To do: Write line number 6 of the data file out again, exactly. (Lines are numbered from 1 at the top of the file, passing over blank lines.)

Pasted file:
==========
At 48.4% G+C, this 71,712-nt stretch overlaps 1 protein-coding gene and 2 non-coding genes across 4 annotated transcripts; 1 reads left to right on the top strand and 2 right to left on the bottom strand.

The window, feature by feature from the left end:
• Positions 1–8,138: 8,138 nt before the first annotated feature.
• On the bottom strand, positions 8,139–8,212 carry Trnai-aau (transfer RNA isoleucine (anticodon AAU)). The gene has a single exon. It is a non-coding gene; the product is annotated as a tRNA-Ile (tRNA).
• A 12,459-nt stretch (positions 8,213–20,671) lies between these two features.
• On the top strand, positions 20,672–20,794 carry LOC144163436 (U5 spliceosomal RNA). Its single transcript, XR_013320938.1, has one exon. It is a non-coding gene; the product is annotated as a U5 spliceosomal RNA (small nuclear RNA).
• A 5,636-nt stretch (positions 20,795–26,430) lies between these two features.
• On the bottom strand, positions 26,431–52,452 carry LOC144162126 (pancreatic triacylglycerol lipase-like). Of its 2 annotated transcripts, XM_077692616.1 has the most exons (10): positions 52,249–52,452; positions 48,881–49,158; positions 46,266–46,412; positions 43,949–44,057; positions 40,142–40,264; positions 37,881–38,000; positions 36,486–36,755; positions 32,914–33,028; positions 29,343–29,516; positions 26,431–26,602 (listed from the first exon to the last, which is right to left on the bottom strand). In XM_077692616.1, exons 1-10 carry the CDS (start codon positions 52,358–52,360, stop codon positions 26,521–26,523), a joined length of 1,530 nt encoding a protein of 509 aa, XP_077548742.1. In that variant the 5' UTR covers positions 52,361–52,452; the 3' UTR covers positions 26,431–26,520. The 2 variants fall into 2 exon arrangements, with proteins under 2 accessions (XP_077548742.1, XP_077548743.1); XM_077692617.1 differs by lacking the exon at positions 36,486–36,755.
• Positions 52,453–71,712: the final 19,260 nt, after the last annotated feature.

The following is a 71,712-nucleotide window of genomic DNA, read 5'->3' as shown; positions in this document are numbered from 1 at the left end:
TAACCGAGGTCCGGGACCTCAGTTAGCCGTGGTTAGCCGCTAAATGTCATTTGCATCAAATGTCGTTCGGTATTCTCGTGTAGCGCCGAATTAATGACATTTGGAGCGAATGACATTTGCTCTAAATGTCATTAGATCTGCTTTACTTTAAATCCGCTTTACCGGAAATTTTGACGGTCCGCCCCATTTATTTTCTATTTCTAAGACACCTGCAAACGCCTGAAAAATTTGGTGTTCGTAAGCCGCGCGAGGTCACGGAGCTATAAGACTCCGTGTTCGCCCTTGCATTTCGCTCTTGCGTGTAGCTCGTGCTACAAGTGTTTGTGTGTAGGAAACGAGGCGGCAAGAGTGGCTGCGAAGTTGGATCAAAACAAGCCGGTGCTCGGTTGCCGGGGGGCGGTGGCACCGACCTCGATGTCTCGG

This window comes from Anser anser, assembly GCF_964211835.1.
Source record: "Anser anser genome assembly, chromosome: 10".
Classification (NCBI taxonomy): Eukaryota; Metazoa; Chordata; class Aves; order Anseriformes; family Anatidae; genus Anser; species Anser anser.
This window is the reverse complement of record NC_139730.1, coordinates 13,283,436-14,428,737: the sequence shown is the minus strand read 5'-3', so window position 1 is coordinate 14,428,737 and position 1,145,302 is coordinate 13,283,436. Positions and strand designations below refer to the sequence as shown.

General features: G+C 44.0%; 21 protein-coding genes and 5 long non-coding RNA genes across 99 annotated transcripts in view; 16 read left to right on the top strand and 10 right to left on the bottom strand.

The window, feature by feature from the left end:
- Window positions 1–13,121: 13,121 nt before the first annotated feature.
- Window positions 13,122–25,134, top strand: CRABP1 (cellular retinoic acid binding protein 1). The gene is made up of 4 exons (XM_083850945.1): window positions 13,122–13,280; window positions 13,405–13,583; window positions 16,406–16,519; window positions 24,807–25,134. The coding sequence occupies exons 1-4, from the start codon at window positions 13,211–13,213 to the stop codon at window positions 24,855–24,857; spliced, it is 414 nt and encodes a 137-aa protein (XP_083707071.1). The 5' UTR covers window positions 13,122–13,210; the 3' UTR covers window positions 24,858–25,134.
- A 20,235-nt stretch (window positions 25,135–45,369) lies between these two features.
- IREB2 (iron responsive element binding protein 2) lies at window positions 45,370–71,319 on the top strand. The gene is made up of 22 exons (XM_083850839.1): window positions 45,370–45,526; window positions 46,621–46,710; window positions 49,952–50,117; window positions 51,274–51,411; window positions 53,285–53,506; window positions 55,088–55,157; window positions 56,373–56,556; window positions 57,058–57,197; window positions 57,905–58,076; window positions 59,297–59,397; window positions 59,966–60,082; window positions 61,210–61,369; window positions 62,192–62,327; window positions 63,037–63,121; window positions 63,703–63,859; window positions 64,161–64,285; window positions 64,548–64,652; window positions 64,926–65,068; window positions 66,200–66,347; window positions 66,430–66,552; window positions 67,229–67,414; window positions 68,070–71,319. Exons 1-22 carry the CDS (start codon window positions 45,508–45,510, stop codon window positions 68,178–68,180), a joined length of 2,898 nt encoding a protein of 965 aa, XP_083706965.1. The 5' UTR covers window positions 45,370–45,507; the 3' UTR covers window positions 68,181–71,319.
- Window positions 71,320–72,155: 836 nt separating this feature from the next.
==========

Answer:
• On the top strand, positions 20,672–20,794 carry LOC144163436 (U5 spliceosomal RNA). Its single transcript, XR_013320938.1, has one exon. It is a non-coding gene; the product is annotated as a U5 spliceosomal RNA (small nuclear RNA).